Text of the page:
The dwindling market for original screenplays in Hollywood has left aspiring screenwriters looking to the literary market to find an audience for their stories. But the process of adapting from a screenplay into a novel presents unique storytelling issues that have yet to be formally addressed.

This blog is the product of a year-long partnership between Jon James Miller, an award-winning screenwriter, and Charlotte Cook, publisher at KOMENAR Publishing, to develop one of Jon's award-winning scripts into a publishable novel.

Thursday, April 8, 2010

James: Character Evolution From Script to Novel (Jon)

During the next couple of blog entries, I’m going to explore how my characters fared in their jump from script to novel. I daresay some of them were surprised in how the transition from one art form to another altered their standing, even their relationships with one another. For example the main character in “Garbo’s Last Stand,” the screenplay, was always Seth, the ambitious, cynical young tabloid reporter ready to cash in on a captive Garbo aboard the Swedish Merchant Vessel The Kungsholm.

In the screenplay version, James Pressman is a late twenty-something nobody living in Los Angeles, trying to make his Hollywood dream a reality. He’s spent five years toiling away in indentured servitude to Martin, a scumbag producer of cable docs by day, soft-core internet porn by night. Desperate for a coveted co-producer credit, James convinces Martin to travel across the country on the promise of an exclusive story about movie goddess Greta Garbo. But Seth, an old and dying tabloid reporter with the greatest untold story of the twentieth century, has something else in store for him.

James was part of the wraparound, or B-story of “Garbo’s Last Stand,” the script. A present day character meant to be a counterpoint to Seth, the old man telling the 70-year old story of Greta Garbo’s finest off-screen moment. A device to lead contemporary audiences by the hand into a previous era, where World War II loomed and Garbo reigned in glorious black & white. James’s plight bookended the larger, grander story of Seth’s life, told from the old man’s deathbed.

James’s character arc in the script was in keeping with his “screen time.” By the end of the movie he’s grown, but only in as much as his interaction with Seth has set his life on a new course. His emotions were limited to wonder, excitement, anger and sadness. His backstory was vague at best. The audience discovers the truth with James. Seth’s story is true. Then James can finally realize his Hollywood dream on his own terms. This was James’s climax in the script. I would find out later, his epiphany in the novel went a lot deeper.

When I first considered adapting the screenplay into a novel, I thought I’d drop James. Novels, unlike screenplays, can be set in another era and readers don’t necessarily have to be reminded what relevance the story has to today’s movie audience. In a novel, Seth could tell his story directly to the reader. No need for a wraparound, or bookend, at all. Simple, right?

Then I realized James was in the script for a reason other than giving a contemporary audience a point of reference. He had more to offer than that. A lot more. So much more that he ended up being the Main Character. But for him to ascend to a main character, I’d have to explore James’s world more fully than I ever had for the screenplay. Who was James and why the hell should anyone care about him? Least of all a dying old reporter who he’d just upstaged by becoming the main character of the novel.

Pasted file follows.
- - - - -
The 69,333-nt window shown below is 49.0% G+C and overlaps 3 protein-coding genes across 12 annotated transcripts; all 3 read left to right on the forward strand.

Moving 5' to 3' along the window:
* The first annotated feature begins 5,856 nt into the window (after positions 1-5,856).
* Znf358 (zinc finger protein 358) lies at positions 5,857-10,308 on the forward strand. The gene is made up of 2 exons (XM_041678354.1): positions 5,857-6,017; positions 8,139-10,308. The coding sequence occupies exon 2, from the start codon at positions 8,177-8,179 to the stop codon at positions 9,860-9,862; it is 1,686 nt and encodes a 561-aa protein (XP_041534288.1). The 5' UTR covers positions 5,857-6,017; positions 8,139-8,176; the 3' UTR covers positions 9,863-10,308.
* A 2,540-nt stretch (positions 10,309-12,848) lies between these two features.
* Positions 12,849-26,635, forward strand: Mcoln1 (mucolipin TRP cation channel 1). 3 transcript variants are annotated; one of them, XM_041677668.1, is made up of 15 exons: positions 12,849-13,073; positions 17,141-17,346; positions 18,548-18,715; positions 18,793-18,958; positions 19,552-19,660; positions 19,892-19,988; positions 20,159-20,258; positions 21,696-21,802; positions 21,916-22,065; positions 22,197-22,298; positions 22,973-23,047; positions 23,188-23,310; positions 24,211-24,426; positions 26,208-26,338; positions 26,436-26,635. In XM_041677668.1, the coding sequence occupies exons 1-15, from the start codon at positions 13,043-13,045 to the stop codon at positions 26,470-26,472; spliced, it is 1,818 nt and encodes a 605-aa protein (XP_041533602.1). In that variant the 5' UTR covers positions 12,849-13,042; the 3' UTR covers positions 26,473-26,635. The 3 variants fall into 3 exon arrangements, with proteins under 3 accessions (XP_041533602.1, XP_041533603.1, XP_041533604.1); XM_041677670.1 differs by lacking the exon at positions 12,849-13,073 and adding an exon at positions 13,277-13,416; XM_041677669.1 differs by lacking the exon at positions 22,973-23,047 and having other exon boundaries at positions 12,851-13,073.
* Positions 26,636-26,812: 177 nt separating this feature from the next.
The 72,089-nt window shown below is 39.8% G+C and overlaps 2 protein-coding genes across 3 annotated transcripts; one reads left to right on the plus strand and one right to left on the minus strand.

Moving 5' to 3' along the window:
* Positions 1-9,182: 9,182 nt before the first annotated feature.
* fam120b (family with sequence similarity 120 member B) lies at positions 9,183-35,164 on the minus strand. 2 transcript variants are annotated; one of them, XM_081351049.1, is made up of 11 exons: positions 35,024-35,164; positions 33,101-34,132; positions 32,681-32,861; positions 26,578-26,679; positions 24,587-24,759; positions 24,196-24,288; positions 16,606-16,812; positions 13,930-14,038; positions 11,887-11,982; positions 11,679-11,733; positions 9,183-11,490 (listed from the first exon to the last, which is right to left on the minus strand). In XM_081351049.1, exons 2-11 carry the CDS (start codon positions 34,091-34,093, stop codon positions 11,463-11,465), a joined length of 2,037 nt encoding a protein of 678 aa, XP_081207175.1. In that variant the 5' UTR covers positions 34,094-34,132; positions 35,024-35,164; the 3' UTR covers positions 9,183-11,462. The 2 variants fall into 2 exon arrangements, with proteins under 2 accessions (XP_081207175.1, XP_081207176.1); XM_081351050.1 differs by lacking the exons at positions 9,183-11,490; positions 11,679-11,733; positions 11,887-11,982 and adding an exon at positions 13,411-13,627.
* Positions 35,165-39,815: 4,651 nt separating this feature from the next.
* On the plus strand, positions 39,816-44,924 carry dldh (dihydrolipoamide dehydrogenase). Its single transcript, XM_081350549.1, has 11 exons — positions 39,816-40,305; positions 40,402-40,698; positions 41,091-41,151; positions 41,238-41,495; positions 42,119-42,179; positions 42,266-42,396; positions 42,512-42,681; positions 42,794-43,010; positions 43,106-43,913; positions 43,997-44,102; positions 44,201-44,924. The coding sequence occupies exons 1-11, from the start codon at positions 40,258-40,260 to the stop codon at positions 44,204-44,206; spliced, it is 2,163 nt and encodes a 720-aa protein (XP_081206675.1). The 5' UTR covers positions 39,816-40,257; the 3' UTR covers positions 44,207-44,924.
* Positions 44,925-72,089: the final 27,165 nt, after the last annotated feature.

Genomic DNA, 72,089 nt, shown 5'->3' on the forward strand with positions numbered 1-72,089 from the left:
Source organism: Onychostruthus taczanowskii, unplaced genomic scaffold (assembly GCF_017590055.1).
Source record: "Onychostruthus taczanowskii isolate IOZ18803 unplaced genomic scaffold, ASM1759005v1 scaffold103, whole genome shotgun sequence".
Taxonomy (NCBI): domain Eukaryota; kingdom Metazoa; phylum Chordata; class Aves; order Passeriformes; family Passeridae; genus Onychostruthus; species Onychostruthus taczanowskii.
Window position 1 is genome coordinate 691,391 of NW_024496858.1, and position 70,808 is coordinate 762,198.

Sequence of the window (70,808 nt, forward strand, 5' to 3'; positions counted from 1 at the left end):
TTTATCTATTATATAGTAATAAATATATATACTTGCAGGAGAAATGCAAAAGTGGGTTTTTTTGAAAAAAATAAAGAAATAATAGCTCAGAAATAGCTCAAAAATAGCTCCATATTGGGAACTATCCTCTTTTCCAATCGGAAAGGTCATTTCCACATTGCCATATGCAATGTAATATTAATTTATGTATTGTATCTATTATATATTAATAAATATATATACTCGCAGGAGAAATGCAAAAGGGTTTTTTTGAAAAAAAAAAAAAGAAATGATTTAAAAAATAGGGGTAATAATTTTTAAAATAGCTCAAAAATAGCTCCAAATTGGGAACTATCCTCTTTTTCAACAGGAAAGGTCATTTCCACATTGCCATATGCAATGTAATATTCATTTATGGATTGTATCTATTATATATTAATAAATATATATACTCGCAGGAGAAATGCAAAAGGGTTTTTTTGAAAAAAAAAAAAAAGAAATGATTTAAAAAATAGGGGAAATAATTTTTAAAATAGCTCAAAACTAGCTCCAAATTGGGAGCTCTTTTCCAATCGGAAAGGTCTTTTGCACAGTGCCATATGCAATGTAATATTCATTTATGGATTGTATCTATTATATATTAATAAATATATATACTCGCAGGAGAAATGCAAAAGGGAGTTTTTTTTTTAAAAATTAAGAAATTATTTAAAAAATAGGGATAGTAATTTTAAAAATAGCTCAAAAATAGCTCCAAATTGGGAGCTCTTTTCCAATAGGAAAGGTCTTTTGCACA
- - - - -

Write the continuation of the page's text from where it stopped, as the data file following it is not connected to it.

Charlotte thought James had potential as the main character of the novel. Me, I wasn’t so sure. I decided to give him equal billing, have the story be told in dual first-person narratives with Seth and James taking turns, checker-boarding chapters. What Charlotte saw in James was that his arc was larger and therefore the advantage over Seth to be the main character. I just thought he was a snotty young jerk-off with a nasty temper who lacked backbone.

But James did have a backstory. A very interesting one that made him the arrogant, overeager individual in the screenplay. Once I listened to him, I understood his fear of pretty women, wariness of Seth and his inability to leave Martin and take charge of his career. Now, instead of a contrivance, James became a lens or focal point to ground Seth’s Garbo story. James grew by leaps and bounds, responding not only to what was happening to him in the present but what had happened to the characters he cared about 70 years before. James began having mini-epiphanies about himself and the world around him in nearly every chapter. He could be the main character. And I’d nearly thrown him out.

The most interesting thing about writing James now is seeing how he is different from the other characters and from me. The way he shows he cares for Seth, never straightforward and nearly always with a stinging touch of sarcasm. The way he holds grudges for decades. His incapacitating obsession with how things should be and not how they are. He’s totally there. Transparent because he doesn’t have a filter and therefore holds nothing back. James is flawed in a way that makes people laugh.

But what makes James a Main Character in the novel is how everyone around him conspired to make him whole. By the end, he wants to be whole too. Don’t we all.

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